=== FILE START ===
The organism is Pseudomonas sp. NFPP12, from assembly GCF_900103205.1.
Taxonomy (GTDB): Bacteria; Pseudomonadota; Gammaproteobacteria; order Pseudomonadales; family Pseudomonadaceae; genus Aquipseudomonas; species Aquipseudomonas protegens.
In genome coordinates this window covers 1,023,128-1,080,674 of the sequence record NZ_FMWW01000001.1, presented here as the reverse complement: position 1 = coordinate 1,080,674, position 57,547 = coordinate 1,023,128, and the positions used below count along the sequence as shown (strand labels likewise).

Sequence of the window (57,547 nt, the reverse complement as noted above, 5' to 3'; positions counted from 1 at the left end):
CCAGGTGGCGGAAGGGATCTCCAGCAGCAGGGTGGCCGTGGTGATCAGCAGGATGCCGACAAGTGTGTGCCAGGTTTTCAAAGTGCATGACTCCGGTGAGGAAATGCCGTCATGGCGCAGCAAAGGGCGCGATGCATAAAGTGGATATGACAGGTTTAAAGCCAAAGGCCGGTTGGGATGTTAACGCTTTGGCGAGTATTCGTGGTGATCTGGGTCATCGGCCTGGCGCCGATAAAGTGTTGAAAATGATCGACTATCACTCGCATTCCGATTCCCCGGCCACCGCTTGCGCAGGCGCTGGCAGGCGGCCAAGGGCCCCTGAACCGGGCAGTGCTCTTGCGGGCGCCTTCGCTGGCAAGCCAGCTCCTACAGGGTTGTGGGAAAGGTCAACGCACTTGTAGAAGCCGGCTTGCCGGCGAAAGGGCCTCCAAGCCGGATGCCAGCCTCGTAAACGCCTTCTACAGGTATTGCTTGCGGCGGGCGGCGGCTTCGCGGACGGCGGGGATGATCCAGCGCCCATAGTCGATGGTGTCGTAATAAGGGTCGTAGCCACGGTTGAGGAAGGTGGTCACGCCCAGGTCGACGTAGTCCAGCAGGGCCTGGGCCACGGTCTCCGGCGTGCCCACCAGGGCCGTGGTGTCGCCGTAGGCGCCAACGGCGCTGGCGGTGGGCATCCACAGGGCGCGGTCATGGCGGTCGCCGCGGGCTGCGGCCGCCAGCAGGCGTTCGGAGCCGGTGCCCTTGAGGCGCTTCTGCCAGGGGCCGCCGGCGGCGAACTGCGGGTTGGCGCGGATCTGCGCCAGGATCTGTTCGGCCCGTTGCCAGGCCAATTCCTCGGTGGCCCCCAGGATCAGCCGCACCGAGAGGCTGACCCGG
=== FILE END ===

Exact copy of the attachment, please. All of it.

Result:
The organism is Pseudomonas sp. NFPP12, from assembly GCF_900103205.1.
Taxonomy (GTDB): Bacteria; Pseudomonadota; Gammaproteobacteria; order Pseudomonadales; family Pseudomonadaceae; genus Aquipseudomonas; species Aquipseudomonas protegens.
In genome coordinates this window covers 1,023,128-1,080,674 of the sequence record NZ_FMWW01000001.1, presented here as the reverse complement: position 1 = coordinate 1,080,674, position 57,547 = coordinate 1,023,128, and the positions used below count along the sequence as shown (strand labels likewise).

Sequence of the window (57,547 nt, the reverse complement as noted above, 5' to 3'; positions counted from 1 at the left end):
CCAGGTGGCGGAAGGGATCTCCAGCAGCAGGGTGGCCGTGGTGATCAGCAGGATGCCGACAAGTGTGTGCCAGGTTTTCAAAGTGCATGACTCCGGTGAGGAAATGCCGTCATGGCGCAGCAAAGGGCGCGATGCATAAAGTGGATATGACAGGTTTAAAGCCAAAGGCCGGTTGGGATGTTAACGCTTTGGCGAGTATTCGTGGTGATCTGGGTCATCGGCCTGGCGCCGATAAAGTGTTGAAAATGATCGACTATCACTCGCATTCCGATTCCCCGGCCACCGCTTGCGCAGGCGCTGGCAGGCGGCCAAGGGCCCCTGAACCGGGCAGTGCTCTTGCGGGCGCCTTCGCTGGCAAGCCAGCTCCTACAGGGTTGTGGGAAAGGTCAACGCACTTGTAGAAGCCGGCTTGCCGGCGAAAGGGCCTCCAAGCCGGATGCCAGCCTCGTAAACGCCTTCTACAGGTATTGCTTGCGGCGGGCGGCGGCTTCGCGGACGGCGGGGATGATCCAGCGCCCATAGTCGATGGTGTCGTAATAAGGGTCGTAGCCACGGTTGAGGAAGGTGGTCACGCCCAGGTCGACGTAGTCCAGCAGGGCCTGGGCCACGGTCTCCGGCGTGCCCACCAGGGCCGTGGTGTCGCCGTAGGCGCCAACGGCGCTGGCGGTGGGCATCCACAGGGCGCGGTCATGGCGGTCGCCGCGGGCTGCGGCCGCCAGCAGGCGTTCGGAGCCGGTGCCCTTGAGGCGCTTCTGCCAGGGGCCGCCGGCGGCGAACTGCGGGTTGGCGCGGATCTGCGCCAGGATCTGTTCGGCCCGTTGCCAGGCCAATTCCTCGGTGGCCCCCAGGATCAGCCGCACCGAGAGGCTGACCCGG